• David McIntosh, co-founder of the Federalist Society, criticized Obama for nominating "an individual who has demonstrated a lack of adherence to the limits of the Constitution and a desire to utilize the court system to enact her beliefs of social engineering.

Those pushing the radical charges won't hear anything else. Sean Hannity asked former Clinton advisor Dick Morris, "So is this just another Obama radical being elevated to the highest levels of our government?" But when Morris repeatedly told Hannity that Kagan had been a moderate-to-conservative voice in the Clinton administration, and predicted based on his experience working with her that she would be a moderate voice on the Court, Hannity would hear nothing of it, cutting Morris off to insist "no way."

This was, of course, just one part of a multi-faceted strategy of lies that the Right has undertaken as they try anything and everything in an effort to sink Kagan's nomination - so be sure to read the entire report to understand how Republicans and the Right are trying to use this issue to boost their political standing.

Right Wing Round-Up

  • Jim Burroway is not buying Exodus' spin on the APA’s resolution against sexual orientation change efforts and Good As You isn't buying claims form other ex-gay advocates that the APA ignored research that shows sexual orientation is changeable through therapy.
  • Autumn Sandeen justifiably wonders how she became Peter LaBarbera's poster child for "Obama Tranny-Care."
  • David Weigel: A new poll from the Pew Research Center finds that 28 percent of Americans believe that there’s been “too little” coverage of “allegations that President Obama was not born in the United States” — including a plurality, 39 percent, of self-identified Republicans.
  • If you are rich and stupid, then Jerome Corsi's RED ALERT is for you!
  • Dick Morris and G. Gordon Liddy continue to demonstrate that they are despicable human beings.
  • I highly doubt that we'll be seeing the Religious Right trumpet this new poll considering that it dramatically undermines their new favorite claims that the majority of Americans have suddenly become anti-choice.

Right Wing Round-Up

  • Good As You smartly asks when the Associated Press will start caring about the way OneNewsNow misuses its articles.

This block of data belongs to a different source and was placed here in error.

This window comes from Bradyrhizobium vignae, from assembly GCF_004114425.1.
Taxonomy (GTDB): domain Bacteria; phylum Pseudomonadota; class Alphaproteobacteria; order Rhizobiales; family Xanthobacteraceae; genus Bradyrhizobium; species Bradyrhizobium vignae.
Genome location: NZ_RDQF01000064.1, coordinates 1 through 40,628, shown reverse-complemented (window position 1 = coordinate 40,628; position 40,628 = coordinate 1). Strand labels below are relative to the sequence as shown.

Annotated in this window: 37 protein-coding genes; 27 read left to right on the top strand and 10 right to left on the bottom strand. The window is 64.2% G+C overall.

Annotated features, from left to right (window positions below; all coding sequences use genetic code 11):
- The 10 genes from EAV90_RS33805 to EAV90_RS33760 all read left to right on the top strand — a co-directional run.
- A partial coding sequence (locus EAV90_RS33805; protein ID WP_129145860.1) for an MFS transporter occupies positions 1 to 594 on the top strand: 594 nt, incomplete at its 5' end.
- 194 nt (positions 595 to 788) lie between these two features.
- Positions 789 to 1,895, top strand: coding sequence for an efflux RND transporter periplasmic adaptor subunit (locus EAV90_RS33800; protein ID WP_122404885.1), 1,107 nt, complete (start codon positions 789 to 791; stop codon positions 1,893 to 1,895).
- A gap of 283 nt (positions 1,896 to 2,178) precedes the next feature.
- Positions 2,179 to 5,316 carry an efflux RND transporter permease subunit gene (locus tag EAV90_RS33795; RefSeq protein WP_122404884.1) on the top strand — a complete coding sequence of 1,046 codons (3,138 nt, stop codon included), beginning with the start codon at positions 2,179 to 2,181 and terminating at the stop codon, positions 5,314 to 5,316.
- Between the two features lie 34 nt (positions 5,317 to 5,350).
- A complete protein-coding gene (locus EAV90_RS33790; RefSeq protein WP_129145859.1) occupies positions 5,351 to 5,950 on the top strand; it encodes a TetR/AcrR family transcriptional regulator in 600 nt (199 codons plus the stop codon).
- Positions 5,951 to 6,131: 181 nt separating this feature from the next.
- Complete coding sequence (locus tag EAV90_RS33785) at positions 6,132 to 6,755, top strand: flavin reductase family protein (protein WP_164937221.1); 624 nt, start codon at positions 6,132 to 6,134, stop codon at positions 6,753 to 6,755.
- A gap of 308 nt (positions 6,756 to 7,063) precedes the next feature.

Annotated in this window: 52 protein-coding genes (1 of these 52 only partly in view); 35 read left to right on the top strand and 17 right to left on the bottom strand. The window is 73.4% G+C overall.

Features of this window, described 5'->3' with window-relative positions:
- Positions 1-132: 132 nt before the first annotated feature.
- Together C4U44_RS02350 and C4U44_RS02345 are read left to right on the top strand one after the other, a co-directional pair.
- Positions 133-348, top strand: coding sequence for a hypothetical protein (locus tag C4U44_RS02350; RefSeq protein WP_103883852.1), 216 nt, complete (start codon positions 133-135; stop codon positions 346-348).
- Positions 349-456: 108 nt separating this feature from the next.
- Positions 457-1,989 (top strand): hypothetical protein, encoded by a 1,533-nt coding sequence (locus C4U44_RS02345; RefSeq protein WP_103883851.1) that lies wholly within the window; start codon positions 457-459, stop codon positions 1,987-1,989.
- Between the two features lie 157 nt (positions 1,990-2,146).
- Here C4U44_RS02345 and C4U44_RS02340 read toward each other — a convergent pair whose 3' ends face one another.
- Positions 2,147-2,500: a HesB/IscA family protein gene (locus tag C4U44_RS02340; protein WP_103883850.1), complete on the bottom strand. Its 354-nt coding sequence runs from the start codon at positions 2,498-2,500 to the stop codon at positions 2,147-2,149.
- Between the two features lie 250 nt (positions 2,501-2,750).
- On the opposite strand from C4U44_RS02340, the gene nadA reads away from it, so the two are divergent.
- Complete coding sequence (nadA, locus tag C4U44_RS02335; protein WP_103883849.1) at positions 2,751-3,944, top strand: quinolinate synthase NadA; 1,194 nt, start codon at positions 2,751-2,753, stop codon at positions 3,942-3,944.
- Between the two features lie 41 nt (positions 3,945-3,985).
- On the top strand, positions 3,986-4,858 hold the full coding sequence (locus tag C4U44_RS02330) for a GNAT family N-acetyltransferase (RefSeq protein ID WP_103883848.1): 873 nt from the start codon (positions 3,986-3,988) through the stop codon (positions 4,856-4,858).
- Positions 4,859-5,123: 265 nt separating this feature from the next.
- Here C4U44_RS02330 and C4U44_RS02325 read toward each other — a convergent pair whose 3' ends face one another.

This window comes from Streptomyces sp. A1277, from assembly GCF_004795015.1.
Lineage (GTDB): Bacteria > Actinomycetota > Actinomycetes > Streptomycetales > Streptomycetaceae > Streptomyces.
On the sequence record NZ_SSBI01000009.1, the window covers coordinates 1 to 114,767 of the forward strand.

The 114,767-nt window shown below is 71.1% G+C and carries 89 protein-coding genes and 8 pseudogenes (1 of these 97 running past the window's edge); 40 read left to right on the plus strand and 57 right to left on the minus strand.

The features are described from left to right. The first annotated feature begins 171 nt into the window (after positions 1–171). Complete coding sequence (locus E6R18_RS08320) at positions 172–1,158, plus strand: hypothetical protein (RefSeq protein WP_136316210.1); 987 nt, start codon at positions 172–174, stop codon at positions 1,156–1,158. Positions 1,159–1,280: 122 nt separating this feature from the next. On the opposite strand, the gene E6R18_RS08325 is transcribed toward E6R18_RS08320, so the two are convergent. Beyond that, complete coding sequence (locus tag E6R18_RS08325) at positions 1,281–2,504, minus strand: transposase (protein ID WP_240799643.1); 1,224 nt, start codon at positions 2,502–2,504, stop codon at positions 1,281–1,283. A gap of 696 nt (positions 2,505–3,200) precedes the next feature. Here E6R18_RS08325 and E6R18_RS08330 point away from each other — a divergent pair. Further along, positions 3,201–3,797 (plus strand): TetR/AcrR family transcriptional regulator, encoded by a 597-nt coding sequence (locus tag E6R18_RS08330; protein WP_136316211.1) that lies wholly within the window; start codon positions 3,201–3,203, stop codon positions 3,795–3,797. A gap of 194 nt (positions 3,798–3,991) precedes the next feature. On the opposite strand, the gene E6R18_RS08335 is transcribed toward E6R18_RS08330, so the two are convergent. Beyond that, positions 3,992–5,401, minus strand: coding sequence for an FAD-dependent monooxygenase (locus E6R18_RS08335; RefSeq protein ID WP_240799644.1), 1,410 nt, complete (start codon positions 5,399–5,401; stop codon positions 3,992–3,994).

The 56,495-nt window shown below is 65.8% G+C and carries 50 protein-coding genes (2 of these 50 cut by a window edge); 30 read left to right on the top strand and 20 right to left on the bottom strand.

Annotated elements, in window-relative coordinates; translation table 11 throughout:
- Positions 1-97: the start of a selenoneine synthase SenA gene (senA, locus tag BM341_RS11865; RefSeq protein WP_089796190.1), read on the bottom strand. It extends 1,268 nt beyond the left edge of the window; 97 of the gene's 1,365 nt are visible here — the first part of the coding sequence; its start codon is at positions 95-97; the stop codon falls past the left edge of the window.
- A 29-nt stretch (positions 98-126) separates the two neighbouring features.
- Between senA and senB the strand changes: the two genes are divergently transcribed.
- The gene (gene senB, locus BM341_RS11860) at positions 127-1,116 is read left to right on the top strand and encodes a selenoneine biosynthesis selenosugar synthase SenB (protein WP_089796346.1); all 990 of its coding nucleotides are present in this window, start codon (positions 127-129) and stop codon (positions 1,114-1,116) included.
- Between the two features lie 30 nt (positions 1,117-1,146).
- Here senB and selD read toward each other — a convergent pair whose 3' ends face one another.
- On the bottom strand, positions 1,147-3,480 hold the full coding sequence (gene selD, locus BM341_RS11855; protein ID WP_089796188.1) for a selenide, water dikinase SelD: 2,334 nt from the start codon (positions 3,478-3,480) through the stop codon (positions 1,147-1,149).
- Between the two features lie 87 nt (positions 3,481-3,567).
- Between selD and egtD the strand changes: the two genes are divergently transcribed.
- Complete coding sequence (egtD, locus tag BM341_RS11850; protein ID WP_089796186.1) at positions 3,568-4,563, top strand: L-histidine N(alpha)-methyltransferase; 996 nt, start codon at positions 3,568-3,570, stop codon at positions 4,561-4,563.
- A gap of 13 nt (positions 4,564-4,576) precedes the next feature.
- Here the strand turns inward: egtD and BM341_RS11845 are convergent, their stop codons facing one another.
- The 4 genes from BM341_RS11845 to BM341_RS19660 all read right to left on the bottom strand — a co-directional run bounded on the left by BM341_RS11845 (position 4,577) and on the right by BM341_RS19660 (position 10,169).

• Vanity Fair examines Sarah Palin's disastrous VP run and tries to understand ""why did so many skilled veterans of the Republican Party—long regarded as the more adroit team in presidential politics—keep loyally working for her election even after they privately realized she was casual about the truth and totally unfit for the vice-presidency?"
  • Think Progress notes that Rep. Michelle Bachmann might have a legitimate reason to fear the Census.
  • Media Matters reports that Dick Morris has fully joined the black helicopter crowd.
  • Steve Benen points out that its hard to find common ground with anti-choice activists when they are against every effort to find common ground.
  • The Southern Poverty Law Center reports that Mississippi State Sen. Lydia Chassaniol was the "surprise guest" at the Council of Conservative Citizens' annual conference, where she was introduced as “the right hand to the Governor [Haley Barbour].”

Right Wing Round-Up

  • AU's Rob Boston is not impressed by Newt Gingrich's new attempt to refashion himself as a moral leader who can renew America, saying "it looks to me like he’s ready to play the Religious Right for saps once again. Will its leaders and members fall for it this time? Probably."
  • John Hagee delivered a petition signed by more than "100,000 American Christians" in support of Israel to Capitol Hill, where he met with Rep. Shelley Berkley (D- IN) and Sen. Jon Kyl (R-AZ).
  • Andrew Sullivan points to a new study debunking the stereotype that gays are wealthier than other Americans.
  • Media Matters catches Dick Morris floating a rather convoluted conspiracy theory.
  • Amanda Terkel succinctly explains the blindsiding she received at the hands of Bill O'Reilly and his crew: "I write a blog post highlighting comments O’Reilly made during his radio show. He sends his henchmen to harass me. I can’t immediately recall a three-year old O’Reilly interview when accosted on the street. He refuses to explain or apologize for implying that a dead rape victim should have been expecting the crime. And I’m the villain." She'll be on Olbermann tonight to disucss it.

Huckabee, Santorum, Corsi Show Up in New Anti-Obama DVD

The Associated Press reports that Rick Santorum, Mike Huckabee, Ken Blackwell, Jerome Corsi, and others all make an appearance in a new anti-Obama DVD produced by Citizens United that is set to be included with newspapers in swing states just before the election:

Readers of Ohio's three largest newspapers, along with papers in Florida and Nevada, are finding an anti-Barack Obama DVD in editions this week.

Citizens United, a conservative advocacy group based in Washington, plans to release a 95-minute film in the five swing-state publications to highlight Obama's record on abortion rights, foreign policy and his past associations, including his relationship with former pastor Rev. Jermiah Wright. The group said it planned to spend more than $1 million to distribute about 1.25 million copies of "Hype: The Obama Effect."

"We think it's a truthful attack. People can take it anyway they want," said David Bossie, Citizens United's president.

Readers of The Columbus Dispatch received their copy Tuesday. The Cincinnati Enquirer, The (Cleveland) Plain Dealer, The Palm Beach (Fla.) Post and the Las Vegas Review-Journal are scheduled to receive them in coming days.

The film raises questions about Obama's political base in Chicago and questions the media's reporting on Obama.

Among those interviewed are conservative columnist Robert Novak, former Clinton strategist-turned-pundit Dick Morris and former Ohio Secretary of State Ken Blackwell. Former Arkansas Gov. Mike Huckabee, former Pennsylvania Sen. Rick Santorum and discredited Obama critic Jerome Corsi also give interviews.